Weight Loss For Men Biography
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Men's Health, Women's Health, Bio-identical Hormone Replacement Therapy, Weight loss, Menopause, Medical Evaluations., Fibromyalgia, Loss of Libido, Sleep Problems and Fatigue, Migraines and Headaches, Iritability, and more.
Established in 2011.
My-Bio was created and founded by Dr. Bala Rangaswami in 2011 to meet the wellness of patients in central Indiana. With over 20 years of clinical experience, his focus on restoring good hormonal health to patients while minimizing health risks is unsurpassed. With the safe use of Bio-identical Hormone therapy, our facility can bring relief to patients by eliminating hot flashes, restoring energy as well sleep patterns, enhancing libido, and aiding in weight loss. Specific therapies for Fibromyalgia patients are also offered. These treatments are tailored to both men and women on an individual basis. Our Services also include 24 hour, 7 day a week access to our MD's.
Meet the Business Owner
Dr. Bala R.
Dr. Bala R.
Dr. Bala Rangaswami received his undergraduate degree in Chemistry, with a specialty in organic chemistry, from Duke University. He then continued his education at the University of Louisville Medical School where he earned his Doctor of Medicine. Dr. Bala then completed both his internship and residency in internal medicine at Indiana University Medical Center.
Before founding My-Bio, Dr. Bala was the chief of the largest primary care practice in Shelby County, Indiana. Dr. Bala has cared for over 7,000 patients and during his 7 year tenure in Shelby County, he achieved the distinction of Best Physician and Most Compassionate Doctor Award four years in a row, as polled in the Shelby News.
My-Bio was created to restore patient's bodies, and bring them back to their best selves. Dr. Bala's main goal is to give his patient's complete care and is available to his patients 24/7.
Jared Fogle's story is bizarre but all-American, and all true. He developed a weight problem in adolescence, and as a young man he wore pants with 60-inch waistlines and weighed 425 pounds. His father is a physician, so he often heard about the unhealthy risks of his morbid obesity. "Dead by 40" was his father's sad prognosis. Fogle had tried all the popular weight-loss programs, and failed.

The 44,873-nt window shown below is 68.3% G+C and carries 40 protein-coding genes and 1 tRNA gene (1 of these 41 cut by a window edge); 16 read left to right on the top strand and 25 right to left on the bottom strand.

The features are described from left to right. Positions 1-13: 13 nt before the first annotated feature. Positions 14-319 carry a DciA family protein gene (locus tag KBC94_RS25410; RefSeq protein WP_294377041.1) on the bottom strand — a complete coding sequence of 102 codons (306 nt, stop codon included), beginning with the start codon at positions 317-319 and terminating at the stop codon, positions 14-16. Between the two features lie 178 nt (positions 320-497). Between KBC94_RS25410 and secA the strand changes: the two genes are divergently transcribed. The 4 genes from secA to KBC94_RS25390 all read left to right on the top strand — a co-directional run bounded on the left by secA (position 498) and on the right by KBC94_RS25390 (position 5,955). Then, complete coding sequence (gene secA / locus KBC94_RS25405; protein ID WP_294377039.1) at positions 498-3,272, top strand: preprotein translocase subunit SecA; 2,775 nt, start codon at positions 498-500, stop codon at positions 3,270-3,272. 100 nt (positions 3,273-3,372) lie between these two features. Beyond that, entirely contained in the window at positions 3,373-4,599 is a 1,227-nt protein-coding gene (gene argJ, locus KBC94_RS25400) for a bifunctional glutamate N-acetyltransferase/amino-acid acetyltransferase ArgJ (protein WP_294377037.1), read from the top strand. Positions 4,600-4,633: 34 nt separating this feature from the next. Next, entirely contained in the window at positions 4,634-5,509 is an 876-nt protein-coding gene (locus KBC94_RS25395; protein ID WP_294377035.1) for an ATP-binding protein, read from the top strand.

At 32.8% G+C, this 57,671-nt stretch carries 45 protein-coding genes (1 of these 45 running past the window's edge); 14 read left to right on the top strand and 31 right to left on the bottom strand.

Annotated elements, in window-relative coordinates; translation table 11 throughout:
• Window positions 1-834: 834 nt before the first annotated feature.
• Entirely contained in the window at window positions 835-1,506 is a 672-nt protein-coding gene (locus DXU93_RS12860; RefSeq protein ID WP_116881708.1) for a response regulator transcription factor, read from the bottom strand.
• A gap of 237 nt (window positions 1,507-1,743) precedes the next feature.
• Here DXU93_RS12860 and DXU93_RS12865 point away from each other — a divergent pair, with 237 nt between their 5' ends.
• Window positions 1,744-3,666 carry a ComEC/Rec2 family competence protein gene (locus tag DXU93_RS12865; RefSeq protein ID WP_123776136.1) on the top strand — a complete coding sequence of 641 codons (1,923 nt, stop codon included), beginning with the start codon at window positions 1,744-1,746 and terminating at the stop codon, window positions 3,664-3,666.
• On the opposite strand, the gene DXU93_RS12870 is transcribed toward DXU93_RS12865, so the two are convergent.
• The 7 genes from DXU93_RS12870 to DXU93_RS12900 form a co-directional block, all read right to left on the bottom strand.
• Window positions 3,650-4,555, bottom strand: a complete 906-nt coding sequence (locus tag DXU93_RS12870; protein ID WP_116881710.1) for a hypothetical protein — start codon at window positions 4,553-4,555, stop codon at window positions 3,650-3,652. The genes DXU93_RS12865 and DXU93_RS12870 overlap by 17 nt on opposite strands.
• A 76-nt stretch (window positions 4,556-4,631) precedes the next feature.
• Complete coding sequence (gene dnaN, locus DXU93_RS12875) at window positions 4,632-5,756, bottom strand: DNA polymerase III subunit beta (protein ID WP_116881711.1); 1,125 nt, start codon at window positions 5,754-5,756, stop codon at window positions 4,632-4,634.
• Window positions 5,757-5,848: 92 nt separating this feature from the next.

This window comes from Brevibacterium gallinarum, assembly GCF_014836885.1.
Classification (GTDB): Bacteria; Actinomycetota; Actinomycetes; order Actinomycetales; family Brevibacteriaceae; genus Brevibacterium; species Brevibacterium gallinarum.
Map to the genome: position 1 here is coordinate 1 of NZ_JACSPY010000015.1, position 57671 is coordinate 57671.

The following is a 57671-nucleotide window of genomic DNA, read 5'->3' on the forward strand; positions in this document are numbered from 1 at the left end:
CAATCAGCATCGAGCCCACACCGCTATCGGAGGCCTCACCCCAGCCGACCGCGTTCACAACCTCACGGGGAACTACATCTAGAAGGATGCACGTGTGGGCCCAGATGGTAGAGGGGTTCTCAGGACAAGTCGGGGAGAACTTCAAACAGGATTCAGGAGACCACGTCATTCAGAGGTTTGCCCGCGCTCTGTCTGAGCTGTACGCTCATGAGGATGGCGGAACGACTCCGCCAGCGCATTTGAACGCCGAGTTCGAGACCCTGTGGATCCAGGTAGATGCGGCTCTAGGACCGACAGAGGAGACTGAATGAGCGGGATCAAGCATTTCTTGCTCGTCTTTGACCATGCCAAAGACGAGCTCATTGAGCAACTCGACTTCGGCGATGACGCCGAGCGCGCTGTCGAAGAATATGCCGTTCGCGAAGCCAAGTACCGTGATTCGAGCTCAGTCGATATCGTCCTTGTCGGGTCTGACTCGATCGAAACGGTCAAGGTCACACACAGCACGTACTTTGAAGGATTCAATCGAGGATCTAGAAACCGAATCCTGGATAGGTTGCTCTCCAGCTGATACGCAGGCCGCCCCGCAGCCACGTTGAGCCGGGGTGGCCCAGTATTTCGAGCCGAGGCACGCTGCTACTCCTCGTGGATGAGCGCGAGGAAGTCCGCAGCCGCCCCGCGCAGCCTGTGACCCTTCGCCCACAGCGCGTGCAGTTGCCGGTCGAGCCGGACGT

He was attending Indiana University, living in an apartment building with a Subway sandwich shop at the front door, and he ate lunch and dinner there almost daily. Usually he had a steak sandwich, or two, with extra cheese. When the chain adopted its "7 for 6" ad campaign -- seven sandwiches, each with less than six grams of fat -- Fogle decided it would be easy to make their ad campaign his 'diet'.
The Jared Fogle diet: Coffee for breakfast. For lunch, a six-inch turkey sub with a small bag of Baked Lay's chips and a Diet Coke. For dinner, a foot-long veggie sub and a Diet Coke. On the sandwiches, no cheese, no mayonnaise, but plenty of lettuce, green peppers, banana peppers and pickles, and a dab of mustard. No snacks, and no cheating. Exercise was not part of Fogle's plan, but after a few months he noticed he had more energy, and started walking to class. Toward the end of his diet was walking about a mile and a half daily.
After about 700 sub sandwiches in a little less than a year, he had lost 245 pounds. As classmates complimented him on his new look, he became the focus of an article in the campus newspaper, and someone -- was it Fogle? -- sent the clipping to Subway's headquarters.
Of course, everyone in the fast food industry knows -- or "knew" -- that customers were not interested in healthy food, so Subway's national office saw Fogle as an oddity, not an opportunity. The company's marketing staff had not even been responsible for the "7 for 6" ad campaign -- those ads were created by a local franchise operator in Houston, and the chain only took the campaign national after sales at that Houston franchise jumped noticeably. Similarly, it was only after a Chicago franchisee read about Fogle's weight loss in Men's Health magazine, and created a local ad that dramatically increased that store's sales, that Subway hired Fogle for his first national ads in 2000. When the commercials began running, sales jumped by about 20% almost immediately. After a few years of "Jared the Subway Guy" commercials, Subway's research showed that audiences were growing weary of Fogle, and they began phasing him out of their ads. Sales went down, and Fogle came back.
What is the Fogle allure? He is not as handsome as most celebrity spokesmen, and he could stand to lose a few more pounds, but he is for real. It is easy to make jokes about his commercials, but impossible to be cynical after meeting him. Whenever he disappears from the television, vicious rumors suggest that he has gained back all his lost weight and perhaps more, but the photos debunk the lie. He says he knows his time in the spotlight will come to an end eventually, but insists he will never be fat again.
He is the author of Jared, the Subway Guy: Winning Through Losing: 13 Lessons for Turning Your Life Around, and still jets around the country, representing Subway as the chain opens new sandwich shops or making personal appearances as a motivational speaker. He still eats at Subway several times a week, but not daily, still watches his calories and drinks diet soda, and a regular walking regimen helps keep him cuddly if not quite thin.